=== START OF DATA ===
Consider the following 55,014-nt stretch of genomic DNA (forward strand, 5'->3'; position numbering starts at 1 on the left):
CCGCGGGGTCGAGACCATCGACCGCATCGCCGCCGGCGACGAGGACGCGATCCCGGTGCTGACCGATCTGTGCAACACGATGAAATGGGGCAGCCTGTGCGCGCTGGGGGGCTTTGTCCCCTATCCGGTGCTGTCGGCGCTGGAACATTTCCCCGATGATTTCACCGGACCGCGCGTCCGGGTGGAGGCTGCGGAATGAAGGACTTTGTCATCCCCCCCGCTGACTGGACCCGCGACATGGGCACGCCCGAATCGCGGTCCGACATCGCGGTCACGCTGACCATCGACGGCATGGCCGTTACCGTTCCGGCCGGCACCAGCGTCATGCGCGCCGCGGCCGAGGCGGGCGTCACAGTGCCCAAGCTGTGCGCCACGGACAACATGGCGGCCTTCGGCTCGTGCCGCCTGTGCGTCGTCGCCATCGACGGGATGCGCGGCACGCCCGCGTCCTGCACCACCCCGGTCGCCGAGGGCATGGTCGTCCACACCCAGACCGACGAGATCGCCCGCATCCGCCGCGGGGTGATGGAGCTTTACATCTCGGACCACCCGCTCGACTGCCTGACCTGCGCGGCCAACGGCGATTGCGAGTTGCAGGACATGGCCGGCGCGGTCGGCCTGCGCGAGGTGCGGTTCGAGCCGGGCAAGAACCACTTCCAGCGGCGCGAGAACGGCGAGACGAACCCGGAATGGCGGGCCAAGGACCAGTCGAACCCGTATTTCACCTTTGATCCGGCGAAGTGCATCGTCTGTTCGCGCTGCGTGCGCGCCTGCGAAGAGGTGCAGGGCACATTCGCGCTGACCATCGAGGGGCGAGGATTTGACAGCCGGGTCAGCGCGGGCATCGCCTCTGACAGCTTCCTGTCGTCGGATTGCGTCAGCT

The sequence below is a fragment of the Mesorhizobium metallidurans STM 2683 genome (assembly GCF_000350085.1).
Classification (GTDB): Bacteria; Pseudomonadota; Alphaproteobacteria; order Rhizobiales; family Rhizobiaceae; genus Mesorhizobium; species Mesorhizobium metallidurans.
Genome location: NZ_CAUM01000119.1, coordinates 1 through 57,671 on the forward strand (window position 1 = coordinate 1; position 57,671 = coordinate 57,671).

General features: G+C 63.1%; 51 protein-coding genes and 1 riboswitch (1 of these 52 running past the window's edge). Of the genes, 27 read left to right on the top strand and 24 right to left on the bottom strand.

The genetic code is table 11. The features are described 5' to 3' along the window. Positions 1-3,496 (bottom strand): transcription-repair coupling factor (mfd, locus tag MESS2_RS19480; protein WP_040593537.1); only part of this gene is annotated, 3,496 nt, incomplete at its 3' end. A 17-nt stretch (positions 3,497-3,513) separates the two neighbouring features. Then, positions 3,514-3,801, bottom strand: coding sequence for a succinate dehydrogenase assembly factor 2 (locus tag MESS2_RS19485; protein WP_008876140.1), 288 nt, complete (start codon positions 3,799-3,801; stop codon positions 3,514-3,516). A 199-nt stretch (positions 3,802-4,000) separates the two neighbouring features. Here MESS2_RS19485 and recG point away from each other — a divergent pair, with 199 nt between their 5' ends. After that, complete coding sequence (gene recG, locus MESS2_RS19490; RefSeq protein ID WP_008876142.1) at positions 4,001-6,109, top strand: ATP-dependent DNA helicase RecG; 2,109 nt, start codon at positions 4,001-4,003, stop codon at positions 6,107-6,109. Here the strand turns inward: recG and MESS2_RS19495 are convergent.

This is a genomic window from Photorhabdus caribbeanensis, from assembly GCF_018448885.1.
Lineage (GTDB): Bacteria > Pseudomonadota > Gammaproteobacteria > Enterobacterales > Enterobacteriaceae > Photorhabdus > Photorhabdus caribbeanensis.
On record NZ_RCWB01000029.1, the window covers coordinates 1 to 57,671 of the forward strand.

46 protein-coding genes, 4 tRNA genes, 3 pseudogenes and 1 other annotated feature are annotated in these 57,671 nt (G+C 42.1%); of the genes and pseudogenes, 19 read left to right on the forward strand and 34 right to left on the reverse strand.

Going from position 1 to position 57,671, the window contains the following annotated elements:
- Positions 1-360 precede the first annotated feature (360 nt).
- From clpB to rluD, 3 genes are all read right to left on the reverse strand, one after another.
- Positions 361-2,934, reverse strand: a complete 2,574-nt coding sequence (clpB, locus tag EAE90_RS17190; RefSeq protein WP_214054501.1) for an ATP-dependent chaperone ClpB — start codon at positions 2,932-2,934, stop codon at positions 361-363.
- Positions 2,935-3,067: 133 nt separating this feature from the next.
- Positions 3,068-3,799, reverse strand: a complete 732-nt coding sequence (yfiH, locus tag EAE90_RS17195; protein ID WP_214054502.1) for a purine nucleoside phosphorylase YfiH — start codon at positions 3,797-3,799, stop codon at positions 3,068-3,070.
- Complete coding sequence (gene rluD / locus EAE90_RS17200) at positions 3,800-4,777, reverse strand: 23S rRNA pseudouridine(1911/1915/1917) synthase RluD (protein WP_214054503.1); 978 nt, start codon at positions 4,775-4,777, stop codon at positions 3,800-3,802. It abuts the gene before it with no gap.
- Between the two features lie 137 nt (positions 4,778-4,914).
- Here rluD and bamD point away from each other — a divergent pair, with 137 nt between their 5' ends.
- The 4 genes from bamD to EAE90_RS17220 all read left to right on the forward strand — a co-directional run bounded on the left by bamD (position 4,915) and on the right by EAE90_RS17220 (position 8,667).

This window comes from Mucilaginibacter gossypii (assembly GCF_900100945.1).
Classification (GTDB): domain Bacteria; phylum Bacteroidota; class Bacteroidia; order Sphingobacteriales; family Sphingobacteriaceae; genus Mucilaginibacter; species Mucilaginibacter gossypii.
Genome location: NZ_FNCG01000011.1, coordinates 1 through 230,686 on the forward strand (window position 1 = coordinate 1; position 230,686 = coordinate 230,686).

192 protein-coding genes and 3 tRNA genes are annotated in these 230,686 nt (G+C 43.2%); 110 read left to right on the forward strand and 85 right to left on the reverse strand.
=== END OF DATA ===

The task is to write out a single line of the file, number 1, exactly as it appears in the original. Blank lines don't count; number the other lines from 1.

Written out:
Consider the following 55,014-nt stretch of genomic DNA (forward strand, 5'->3'; position numbering starts at 1 on the left):